Fourier

Fourier[list]

finds the discrete Fourier transform of a list of complex numbers.

Fourier[list,{p1,p2,}]

returns the specified positions of the discrete Fourier transform.

Details and Options

  • The discrete Fourier transform vs of a list ur of length n is by default defined to be ure2π i(r-1)(s-1)/n. »
  • Note that the zero frequency term appears at position 1 in the resulting list.
  • Other definitions are used in some scientific and technical fields.
  • Different choices of definitions can be specified using the option FourierParameters.
  • With the setting FourierParameters->{a,b}, the discrete Fourier transform computed by Fourier is ure2π i b(r-1)(s-1)/n. »
  • Some common choices for {a,b} are {0,1} (default), {-1,1} (data analysis), {1,-1} (signal processing).
  • The setting effectively corresponds to conjugating both input and output lists.
  • To ensure a unique inverse discrete Fourier transform, b must be relatively prime to n. »
  • The list of data supplied to Fourier need not have a length equal to a power of two.
  • The list given in Fourier[list] can be nested to represent an array of data in any number of dimensions.
  • The array of data must be rectangular.
  • If the elements of list are exact numbers, Fourier begins by applying N to them.
  • Fourier[list,{p1,p2,}] is typically equivalent to Extract[Fourier[list],{p1,p2,}]. Cases with just a few positions p are computed using an algorithm that takes less time and memory but is more subject to numerical error, particularly when the length of list is long.
  • Fourier can be used on SparseArray objects.

Examples

open allclose all

Basic Examples  (2)

Find a discrete Fourier transform:

Find a power spectrum:

Scope  (3)

x is a list of real values:

Compute the Fourier transform with machine arithmetic:

Compute using 24-digit precision arithmetic:

Compute a 2D Fourier transform:

x is a rank 3 tensor with nonzero diagonal:

Compute the 3D Fourier transform:

Options  (2)

FourierParameters  (2)

No normalization:

Normalization by :

Normalization by :

Data from a Sinc function with noise:

Ordinary spectrum without normalization:

Partial spectrum:

Applications  (10)

Computing Spectra  (6)

Fourier spectrum of "white noise":

Show the logarithmic spectrum, including the first (DC) component:

The spectrum of a "pulse" is completely flat:

Power spectrum of the ThueMorse nested sequence [more info]:

Power spectrum of the Fibonacci nested sequence [more info]:

2D power spectrum of a nested pattern:

Plot the nested pattern:

Find the logarithmic power spectrum:

Find the Fourier transform of the rule 30 cellular automaton pattern:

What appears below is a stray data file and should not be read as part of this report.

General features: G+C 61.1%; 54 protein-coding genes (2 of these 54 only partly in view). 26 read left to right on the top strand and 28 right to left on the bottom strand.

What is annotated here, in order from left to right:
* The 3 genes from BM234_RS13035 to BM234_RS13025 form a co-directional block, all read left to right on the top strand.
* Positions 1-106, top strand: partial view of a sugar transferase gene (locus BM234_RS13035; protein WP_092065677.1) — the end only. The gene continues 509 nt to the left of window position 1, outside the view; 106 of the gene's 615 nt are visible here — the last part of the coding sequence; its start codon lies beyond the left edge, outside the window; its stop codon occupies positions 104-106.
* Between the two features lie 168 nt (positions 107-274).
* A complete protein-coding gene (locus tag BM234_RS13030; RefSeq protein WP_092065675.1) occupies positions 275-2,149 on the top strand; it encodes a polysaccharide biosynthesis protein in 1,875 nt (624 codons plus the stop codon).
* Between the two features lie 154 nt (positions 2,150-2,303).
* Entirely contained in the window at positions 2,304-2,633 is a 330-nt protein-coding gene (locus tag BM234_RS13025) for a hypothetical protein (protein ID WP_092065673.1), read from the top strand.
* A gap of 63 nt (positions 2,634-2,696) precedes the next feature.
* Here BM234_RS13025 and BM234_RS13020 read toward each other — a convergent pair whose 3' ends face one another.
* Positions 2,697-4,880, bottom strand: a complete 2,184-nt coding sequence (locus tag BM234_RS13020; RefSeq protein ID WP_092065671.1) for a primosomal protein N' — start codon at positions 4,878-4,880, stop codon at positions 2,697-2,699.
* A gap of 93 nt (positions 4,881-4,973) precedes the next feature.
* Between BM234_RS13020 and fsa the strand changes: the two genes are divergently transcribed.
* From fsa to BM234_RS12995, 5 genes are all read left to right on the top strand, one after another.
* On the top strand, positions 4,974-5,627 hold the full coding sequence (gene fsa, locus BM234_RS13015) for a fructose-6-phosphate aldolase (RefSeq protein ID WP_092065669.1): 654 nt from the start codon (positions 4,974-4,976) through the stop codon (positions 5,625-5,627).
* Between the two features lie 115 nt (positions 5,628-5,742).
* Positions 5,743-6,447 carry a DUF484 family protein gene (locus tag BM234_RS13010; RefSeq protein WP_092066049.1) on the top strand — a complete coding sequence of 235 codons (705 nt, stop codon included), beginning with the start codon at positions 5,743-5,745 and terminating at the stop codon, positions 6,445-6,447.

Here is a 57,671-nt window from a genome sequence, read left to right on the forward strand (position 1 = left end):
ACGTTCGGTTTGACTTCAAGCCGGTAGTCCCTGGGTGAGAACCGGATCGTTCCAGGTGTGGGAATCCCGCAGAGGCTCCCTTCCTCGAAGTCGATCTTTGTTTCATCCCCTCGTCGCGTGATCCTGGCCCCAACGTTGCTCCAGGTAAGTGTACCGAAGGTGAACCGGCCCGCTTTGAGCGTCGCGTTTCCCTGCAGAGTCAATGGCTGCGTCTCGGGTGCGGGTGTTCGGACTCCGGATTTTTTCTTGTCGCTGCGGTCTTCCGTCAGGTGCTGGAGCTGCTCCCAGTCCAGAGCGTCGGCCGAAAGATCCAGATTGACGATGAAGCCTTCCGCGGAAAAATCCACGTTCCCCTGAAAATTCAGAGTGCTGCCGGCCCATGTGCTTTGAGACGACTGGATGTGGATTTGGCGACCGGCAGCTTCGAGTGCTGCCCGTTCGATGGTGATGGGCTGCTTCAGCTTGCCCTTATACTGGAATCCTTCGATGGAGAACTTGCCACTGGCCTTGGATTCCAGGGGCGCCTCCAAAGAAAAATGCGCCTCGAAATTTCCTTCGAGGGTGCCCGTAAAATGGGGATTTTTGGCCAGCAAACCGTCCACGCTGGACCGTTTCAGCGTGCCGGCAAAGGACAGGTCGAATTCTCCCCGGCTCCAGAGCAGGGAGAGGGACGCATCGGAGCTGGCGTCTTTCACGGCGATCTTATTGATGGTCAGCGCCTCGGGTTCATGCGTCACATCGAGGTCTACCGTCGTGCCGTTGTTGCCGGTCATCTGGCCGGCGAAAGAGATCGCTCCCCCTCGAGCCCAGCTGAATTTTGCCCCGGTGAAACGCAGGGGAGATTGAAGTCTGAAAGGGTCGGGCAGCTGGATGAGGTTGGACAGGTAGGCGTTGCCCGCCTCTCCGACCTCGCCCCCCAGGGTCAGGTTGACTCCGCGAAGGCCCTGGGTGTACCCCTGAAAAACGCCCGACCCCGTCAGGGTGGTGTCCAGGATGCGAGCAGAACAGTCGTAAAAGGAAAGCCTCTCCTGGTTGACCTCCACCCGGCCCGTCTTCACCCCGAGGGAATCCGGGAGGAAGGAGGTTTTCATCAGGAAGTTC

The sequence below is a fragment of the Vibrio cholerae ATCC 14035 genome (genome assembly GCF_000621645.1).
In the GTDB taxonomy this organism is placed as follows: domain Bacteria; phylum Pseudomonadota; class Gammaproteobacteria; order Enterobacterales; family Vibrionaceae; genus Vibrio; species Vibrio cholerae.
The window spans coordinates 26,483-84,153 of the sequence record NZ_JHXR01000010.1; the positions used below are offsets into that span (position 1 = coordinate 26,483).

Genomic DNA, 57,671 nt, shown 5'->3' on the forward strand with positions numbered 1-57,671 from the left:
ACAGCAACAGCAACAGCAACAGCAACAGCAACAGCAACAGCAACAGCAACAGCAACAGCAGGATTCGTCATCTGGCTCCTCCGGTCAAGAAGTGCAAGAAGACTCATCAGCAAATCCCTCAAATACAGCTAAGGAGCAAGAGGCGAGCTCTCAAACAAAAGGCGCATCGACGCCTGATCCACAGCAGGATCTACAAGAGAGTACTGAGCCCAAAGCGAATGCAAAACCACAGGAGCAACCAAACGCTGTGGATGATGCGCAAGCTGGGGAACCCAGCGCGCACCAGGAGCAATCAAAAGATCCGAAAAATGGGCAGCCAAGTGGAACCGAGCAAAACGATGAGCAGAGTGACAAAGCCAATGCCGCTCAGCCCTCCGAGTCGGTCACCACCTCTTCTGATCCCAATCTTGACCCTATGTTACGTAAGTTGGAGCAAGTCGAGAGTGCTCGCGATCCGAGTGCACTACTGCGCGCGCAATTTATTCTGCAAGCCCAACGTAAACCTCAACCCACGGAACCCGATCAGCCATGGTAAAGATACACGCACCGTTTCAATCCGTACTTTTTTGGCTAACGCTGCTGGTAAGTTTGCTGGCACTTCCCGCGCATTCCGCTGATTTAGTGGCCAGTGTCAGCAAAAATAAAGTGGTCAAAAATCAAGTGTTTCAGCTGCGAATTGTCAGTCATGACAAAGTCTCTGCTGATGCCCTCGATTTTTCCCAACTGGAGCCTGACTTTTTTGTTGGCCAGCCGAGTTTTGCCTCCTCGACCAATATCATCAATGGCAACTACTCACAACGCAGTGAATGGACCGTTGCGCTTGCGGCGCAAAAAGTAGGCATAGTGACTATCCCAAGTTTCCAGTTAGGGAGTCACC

Logarithmic power spectrum:

Filtering Data  (1)

Compute discrete cyclic convolutions to smooth a discontinuous function with a Gaussian:

Compute the cyclic convolution:

Show the original and smoothed function:

The convolution is consistent with ListConvolve:

Frequency Identification  (1)

Here is some periodic data with some noise:

Find the maximum modes in the spectrum:

Get the position corresponding to positive frequencies and show the position on a plot of the spectrum:

Find a high-resolution spectrum between modes where the maximum was found:

Determine the period from the frequencies:

Computing Eigenvectors  (1)

m is a circulant differentiation matrix:

Because , the eigenvalues of m are:

The eigenvectors are the columns of the DFT matrix, so Fourier diagonalizes m:

This allows very efficient computation of MatrixExp[m,r] for a particular vector:

Show the approximate evolution of the heat equation on the unit interval:

Fractional Fourier Transform  (1)

Define a fractional Fourier transform using different choices of FourierParameters:

Properties & Relations  (6)

InverseFourier inverts Fourier:

For real inputs, all elements after the first come in complex conjugate pairs:

The power spectrum is symmetric:

Cyclic convolution corresponds to multiplication of Fourier transforms:

is given by :

Fourier is equivalent to matrix multiplication:

The conjugate transpose of the matrix is equivalent to InverseFourier:

Possible Issues  (4)

If is not relatively prime to , the transform may not be invertible:

Lengths that are powers of 2 or factorizable into a product of small primes will be faster:

Fourier uses an efficient algorithm when only a small number of coefficients is needed:

The fast and efficient implementation may result in significant numerical error:

Introduced in 1988
 (1.0)
 |
Updated in 1996
 (3.0)
1999
 (4.0)
2000
 (4.1)
2002
 (4.2)
2003
 (5.0)
2012
 (9.0)